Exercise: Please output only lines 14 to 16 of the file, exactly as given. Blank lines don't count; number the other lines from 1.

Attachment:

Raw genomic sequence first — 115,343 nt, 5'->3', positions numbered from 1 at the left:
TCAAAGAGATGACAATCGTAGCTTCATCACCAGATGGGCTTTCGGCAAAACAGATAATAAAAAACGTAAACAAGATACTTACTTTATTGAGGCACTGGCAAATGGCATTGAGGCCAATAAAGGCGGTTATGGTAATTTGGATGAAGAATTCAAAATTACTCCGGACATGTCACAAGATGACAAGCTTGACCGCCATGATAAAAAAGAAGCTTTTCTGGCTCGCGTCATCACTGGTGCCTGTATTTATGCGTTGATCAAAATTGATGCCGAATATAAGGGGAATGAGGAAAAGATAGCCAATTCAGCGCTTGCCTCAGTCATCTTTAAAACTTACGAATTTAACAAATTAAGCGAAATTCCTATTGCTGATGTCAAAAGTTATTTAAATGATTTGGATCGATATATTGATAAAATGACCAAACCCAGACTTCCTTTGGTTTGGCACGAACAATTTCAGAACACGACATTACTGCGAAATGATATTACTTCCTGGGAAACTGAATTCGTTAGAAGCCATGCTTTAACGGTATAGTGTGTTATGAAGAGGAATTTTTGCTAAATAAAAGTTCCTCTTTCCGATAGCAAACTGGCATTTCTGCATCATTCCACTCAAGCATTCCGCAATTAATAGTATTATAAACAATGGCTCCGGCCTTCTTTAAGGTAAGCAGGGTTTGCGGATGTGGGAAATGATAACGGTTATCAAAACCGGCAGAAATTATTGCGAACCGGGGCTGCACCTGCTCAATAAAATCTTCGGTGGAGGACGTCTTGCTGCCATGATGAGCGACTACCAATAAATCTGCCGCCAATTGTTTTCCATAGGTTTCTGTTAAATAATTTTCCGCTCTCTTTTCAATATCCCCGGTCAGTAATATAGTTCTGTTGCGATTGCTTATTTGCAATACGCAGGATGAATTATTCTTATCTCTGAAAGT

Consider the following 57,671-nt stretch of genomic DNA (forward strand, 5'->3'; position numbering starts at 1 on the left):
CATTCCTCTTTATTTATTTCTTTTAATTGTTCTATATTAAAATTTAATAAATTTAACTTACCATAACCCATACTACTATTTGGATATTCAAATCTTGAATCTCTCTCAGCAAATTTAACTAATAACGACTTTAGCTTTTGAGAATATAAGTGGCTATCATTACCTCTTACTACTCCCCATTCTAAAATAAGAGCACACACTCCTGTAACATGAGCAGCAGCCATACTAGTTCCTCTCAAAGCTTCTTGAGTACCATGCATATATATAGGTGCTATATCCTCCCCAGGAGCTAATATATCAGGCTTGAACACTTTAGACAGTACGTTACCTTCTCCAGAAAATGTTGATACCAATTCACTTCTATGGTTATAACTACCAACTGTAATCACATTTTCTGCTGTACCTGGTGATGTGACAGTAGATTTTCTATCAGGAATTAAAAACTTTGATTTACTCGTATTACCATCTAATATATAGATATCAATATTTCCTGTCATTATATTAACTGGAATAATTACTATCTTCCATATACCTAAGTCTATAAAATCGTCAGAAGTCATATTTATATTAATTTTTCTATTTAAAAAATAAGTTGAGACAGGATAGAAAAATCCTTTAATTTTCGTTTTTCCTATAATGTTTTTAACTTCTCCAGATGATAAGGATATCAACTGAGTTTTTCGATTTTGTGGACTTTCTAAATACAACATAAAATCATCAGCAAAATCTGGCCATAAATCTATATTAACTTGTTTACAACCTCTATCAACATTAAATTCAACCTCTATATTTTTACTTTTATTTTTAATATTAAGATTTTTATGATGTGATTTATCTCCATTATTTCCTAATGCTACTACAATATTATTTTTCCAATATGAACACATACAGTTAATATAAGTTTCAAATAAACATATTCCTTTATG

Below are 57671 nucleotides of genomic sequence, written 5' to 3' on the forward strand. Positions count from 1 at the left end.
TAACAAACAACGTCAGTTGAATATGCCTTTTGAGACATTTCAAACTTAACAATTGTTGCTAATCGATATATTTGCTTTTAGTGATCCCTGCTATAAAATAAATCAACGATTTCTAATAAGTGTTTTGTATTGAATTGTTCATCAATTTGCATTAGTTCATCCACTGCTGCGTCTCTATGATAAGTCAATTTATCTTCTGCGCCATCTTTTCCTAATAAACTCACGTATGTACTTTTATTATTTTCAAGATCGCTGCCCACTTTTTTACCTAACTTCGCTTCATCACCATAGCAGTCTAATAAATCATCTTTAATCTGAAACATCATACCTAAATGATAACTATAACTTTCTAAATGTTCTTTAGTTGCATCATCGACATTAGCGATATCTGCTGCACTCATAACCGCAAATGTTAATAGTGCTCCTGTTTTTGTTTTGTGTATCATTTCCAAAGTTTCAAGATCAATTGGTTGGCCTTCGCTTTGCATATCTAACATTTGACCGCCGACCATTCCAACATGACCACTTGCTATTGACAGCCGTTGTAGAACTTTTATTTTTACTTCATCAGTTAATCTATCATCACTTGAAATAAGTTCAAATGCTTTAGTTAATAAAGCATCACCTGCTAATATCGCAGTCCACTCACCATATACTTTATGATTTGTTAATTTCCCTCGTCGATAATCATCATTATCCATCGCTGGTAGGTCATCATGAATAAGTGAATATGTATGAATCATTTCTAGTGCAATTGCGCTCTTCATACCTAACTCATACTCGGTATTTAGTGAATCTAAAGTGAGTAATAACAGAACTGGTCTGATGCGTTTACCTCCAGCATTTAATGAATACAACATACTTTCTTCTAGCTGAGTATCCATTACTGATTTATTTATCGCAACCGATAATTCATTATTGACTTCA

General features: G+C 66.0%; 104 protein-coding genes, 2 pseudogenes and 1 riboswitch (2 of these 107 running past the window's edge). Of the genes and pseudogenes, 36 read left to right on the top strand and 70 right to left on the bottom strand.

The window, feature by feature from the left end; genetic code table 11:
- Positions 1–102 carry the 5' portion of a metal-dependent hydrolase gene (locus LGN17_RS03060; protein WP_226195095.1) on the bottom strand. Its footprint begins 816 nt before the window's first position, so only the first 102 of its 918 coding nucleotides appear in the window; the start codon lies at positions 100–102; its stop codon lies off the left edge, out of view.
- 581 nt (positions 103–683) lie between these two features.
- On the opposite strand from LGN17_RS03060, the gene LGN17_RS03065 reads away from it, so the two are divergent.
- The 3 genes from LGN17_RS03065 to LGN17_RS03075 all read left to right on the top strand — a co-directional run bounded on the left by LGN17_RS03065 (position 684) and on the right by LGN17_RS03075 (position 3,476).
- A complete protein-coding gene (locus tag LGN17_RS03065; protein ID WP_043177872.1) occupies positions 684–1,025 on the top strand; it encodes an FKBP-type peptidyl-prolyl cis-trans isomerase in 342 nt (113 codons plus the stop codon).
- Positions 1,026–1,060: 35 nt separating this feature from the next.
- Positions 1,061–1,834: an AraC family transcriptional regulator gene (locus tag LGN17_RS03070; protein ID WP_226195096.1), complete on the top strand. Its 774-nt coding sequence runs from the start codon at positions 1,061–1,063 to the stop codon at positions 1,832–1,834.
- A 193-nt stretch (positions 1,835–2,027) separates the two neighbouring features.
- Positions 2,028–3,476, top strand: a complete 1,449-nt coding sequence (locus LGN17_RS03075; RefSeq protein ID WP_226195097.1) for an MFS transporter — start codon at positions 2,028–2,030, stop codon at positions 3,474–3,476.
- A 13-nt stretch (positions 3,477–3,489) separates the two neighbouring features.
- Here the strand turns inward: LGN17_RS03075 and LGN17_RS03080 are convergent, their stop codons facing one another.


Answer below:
- Positions 1,026–1,060: 35 nt separating this feature from the next.
- Positions 1,061–1,834: an AraC family transcriptional regulator gene (locus tag LGN17_RS03070; protein ID WP_226195096.1), complete on the top strand. Its 774-nt coding sequence runs from the start codon at positions 1,061–1,063 to the stop codon at positions 1,832–1,834.
- A 193-nt stretch (positions 1,835–2,027) separates the two neighbouring features.